It was a banner year in 1980 for religious fundamentalism.

Religion editors from major U.S. newspapers and magazines overwhelmingly selected the emerging clout of the new religious right on the political scene as the most significant religious development of the past year. p

The annual year-end poll is conducted by the Religion Newswriters Association, a professional group of religion specialists working for secular publications.

The editors said the second most important sotry in the world of religion was the continuing revivial of fundamentalist Islam in Iran and other Middle East countries.

The other eight top religion stories of the year were:

The fall meeting of the World Synod of Bishops at the Vatican, at which Roman Catholic prelates reaffirmed their support of the church's traditional teachings on divorce and the use of contraceptives.

The apparent resurgence of Ku Klux Klan activity and the rise of anti-Semitism.

The ongoing battle about bibical interpretation in the 13 million-member Southern Baptist Convention.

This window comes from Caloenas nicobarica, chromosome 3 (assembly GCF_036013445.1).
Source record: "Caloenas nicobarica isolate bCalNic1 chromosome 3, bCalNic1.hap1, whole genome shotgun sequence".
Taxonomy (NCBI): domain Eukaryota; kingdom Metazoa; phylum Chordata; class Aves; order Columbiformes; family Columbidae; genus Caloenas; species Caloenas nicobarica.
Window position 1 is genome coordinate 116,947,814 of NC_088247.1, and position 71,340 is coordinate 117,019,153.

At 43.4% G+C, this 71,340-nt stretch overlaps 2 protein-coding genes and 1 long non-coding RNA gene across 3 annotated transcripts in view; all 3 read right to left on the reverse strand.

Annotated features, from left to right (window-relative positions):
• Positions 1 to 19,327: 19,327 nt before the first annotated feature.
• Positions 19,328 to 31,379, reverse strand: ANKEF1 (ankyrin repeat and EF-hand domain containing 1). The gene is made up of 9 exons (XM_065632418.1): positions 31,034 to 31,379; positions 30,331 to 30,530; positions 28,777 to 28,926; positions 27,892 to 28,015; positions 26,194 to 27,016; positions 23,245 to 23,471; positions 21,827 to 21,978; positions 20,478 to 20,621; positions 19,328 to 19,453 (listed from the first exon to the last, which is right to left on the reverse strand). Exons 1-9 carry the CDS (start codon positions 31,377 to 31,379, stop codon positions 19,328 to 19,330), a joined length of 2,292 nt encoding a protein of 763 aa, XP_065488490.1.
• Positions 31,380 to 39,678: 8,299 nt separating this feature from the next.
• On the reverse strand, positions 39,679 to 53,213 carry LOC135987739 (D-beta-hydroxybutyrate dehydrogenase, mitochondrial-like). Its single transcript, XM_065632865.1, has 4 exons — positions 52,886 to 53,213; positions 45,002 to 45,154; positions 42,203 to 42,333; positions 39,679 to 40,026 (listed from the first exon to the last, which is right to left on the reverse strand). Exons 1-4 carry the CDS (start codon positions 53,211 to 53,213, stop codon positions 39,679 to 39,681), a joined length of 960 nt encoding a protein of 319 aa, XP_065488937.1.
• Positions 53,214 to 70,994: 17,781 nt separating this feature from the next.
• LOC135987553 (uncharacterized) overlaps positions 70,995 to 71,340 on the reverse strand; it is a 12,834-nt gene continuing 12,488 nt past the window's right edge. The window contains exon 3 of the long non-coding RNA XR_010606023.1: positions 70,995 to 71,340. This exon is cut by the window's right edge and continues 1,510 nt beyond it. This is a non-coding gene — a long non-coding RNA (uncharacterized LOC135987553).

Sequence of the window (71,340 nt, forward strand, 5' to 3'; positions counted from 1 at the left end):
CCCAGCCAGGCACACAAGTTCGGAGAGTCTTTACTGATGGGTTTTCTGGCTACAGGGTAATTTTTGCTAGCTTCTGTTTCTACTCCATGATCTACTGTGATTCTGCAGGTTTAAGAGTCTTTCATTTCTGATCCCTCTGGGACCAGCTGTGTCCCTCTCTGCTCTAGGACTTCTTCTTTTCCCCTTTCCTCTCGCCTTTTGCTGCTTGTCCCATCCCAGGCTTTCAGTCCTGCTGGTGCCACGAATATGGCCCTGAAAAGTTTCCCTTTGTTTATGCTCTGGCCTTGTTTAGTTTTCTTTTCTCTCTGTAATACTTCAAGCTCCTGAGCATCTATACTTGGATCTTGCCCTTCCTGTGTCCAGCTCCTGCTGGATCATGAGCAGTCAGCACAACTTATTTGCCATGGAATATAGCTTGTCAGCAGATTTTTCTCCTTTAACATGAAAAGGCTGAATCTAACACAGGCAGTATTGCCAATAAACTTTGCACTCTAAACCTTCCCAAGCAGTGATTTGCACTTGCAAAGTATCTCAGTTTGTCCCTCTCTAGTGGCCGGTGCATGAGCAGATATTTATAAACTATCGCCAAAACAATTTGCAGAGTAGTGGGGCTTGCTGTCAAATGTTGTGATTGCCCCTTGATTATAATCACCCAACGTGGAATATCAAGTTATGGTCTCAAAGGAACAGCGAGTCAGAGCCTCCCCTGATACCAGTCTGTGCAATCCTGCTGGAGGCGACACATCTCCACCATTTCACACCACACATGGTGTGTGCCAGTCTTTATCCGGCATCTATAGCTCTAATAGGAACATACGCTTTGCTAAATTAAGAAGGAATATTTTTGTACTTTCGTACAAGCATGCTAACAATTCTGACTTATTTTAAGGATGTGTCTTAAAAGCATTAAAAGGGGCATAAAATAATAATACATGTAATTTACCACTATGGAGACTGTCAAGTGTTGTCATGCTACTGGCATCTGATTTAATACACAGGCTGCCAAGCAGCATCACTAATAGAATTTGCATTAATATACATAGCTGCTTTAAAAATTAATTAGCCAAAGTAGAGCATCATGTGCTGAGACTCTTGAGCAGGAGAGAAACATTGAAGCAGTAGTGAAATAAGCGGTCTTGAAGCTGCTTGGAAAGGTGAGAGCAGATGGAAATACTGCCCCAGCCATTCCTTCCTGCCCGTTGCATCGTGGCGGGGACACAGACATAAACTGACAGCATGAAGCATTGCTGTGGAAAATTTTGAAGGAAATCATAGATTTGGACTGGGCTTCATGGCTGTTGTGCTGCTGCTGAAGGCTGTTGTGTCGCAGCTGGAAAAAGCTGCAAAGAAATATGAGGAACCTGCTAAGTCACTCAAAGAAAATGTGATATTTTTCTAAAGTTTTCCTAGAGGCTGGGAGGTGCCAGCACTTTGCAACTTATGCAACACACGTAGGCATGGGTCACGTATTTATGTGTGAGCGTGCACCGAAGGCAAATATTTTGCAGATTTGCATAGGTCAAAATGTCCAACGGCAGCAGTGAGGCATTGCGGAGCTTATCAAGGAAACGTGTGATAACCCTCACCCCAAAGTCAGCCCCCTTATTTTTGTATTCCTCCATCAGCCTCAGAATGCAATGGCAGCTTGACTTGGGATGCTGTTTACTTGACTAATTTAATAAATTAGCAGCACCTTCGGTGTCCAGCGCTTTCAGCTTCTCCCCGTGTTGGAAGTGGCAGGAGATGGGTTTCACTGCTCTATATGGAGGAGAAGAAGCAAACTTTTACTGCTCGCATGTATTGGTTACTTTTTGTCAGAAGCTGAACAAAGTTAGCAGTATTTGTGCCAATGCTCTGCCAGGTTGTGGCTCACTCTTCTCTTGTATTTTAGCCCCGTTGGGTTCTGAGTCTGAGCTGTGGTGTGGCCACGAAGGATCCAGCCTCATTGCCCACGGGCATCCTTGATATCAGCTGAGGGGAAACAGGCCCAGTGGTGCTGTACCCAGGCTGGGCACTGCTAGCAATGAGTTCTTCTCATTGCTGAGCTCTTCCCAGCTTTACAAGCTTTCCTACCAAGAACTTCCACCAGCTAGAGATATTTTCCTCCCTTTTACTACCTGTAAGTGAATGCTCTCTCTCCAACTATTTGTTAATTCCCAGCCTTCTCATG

The controversy engendered by the president of the Southern Baptist Convention, the Rev. Bailey Smith, who declared in August that "God Almighty does not hear the prayers of a Jew." He added in September that Jews have "funny-looking noses."

The assassination in the spring of Archbishop Oscar Romero while he was celebrating mass in El Salvador and the continuing violence (including the murders of four American women mission workers) in that Central American country.

The protest following the Vatican's removal of maverick theologian Hans Kung from the Catholic faculty at the University of Tubingen in West Germany.

The controversy surrounding the expansion of the "electronic" church and the debate over its impact on local congregations.

The election of the Rev. Marjorie Matthews as United Methodist bishop of Wisconsin, the first woman to be so honored by a major religious body.